From the Executive Director

To Know An Elephant

The whole of any given problem is difficult to comprehend. Blame it on our humanness—our innate blinders and the way we perceive the world through our own immediate experience. In most cases, it is much easier to examine the parts of a problem individually and believe that in the parts lies the answer.

I’ve heard an Indian folktale used to illustrate this point. Six blind men set out to figure out what an elephant is, through touch. One man feels the elephant’s tusks and declares the elephant is a spear. Another feels its trunk and says the elephant is a snake; another, its wide, smooth flank, and says it’s a wall. The other three say it’s a flying carpet (ears), rope (tail) and large cow (legs). They argue about what the reality of this fantastical beast is until a wise man, with sight, says, put the parts together and you will find the truth.

Wise words indeed, but complex problems are often more than the sum of their parts, especially in our reductionist society. Think modern medicine and the highly specialized fields that have emerged—cardiology, oncology, pulmonology, neurology—and the difficulty of finding a doctor who can navigate all the fields when one is confronted with cancer, say.

Consider the challenge of trying to limit and quantify fossil fuel emissions when other emissions from deforestation, permafrost melting or natural gas leaks must also be factored in. The gas leak at California’s Aliso Canyon well has produced the same amount of global warming as 1.7 million cars do in a year. Climate change is truly a wicked problem of the first order requiring whole-systems thinking over reductionism.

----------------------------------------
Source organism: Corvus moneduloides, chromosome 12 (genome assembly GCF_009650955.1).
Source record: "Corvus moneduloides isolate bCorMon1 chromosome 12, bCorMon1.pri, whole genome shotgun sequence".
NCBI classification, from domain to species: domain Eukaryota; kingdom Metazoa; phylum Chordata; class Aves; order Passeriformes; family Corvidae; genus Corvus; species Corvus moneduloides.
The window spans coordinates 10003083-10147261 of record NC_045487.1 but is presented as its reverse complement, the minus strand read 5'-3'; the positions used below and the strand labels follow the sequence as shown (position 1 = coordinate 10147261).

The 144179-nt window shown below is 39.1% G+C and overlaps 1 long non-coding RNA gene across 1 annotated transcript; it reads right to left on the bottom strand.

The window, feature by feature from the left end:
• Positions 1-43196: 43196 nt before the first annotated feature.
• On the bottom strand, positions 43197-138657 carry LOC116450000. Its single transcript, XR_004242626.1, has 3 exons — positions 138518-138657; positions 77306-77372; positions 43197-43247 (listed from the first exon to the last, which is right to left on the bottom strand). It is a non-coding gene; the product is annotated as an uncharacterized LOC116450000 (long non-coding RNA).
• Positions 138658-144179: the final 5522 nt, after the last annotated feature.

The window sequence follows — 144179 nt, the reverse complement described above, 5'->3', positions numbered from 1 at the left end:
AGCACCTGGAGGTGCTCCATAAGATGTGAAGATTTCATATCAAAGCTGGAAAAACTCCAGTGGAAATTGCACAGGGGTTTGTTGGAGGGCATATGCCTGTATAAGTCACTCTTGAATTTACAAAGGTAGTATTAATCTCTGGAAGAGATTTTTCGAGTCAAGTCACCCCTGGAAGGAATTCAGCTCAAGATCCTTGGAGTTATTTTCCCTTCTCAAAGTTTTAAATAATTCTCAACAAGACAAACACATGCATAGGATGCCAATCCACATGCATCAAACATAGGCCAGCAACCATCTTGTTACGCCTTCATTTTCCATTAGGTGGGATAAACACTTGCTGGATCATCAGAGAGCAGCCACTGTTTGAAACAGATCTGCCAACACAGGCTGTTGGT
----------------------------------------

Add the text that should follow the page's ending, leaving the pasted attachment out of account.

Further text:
Today there are some signs of change toward whole-systems thinking, especially in biology and ecology. After decades of designing plans to save individual species, conservationists have embraced large-systems thinking—targeting entire ecosystems including the people that are part of those systems.

It’s complicated, this holistic, whole-systems thinking. But it is necessary to understanding wicked problems and to begin to try to solve them.

We in the food movement want to address the systemic problems plaguing our food system, rather than treat each of its individual woes. But in our reductionist world, whole-systems thinking is difficult. Our government and regulatory regime is specialized and siloed, with giant agencies addressing separate strands of the food system: the FDA oversees antibiotics; the EPA, methane regulations; the Centers for Disease Control, human health; the USDA, the Farm Bill and its subsidies.

Where is the whole-systems view of the world we live in? Where do we turn for holistic human health or community well-being? Why do we have one branch of government regulating children’s education and another advising them on what to eat, while others’ policies encourage the manufacture of more processed foods and the advertising that pushes these foods on them?

We must do better. Yes, we must hold our government accountable, and some in the food movement have called for a comprehensive federal food policy.

Stone Barns Center is a national nonprofit organization committed to whole-systems thinking. We work to break down the silos and convene scientists, nonprofit leaders, government administrators, farmers, entrepreneurs and business people, and challenge them to think of the food system in its entirety; to come to know this big beast bringing all parts to bear in our quest for a better, more sustainable, more healthful and more just system.

Originally published on April 25, 2016

CEO, Stone Barns Center for Food & Agriculture

Jill Isenbarger

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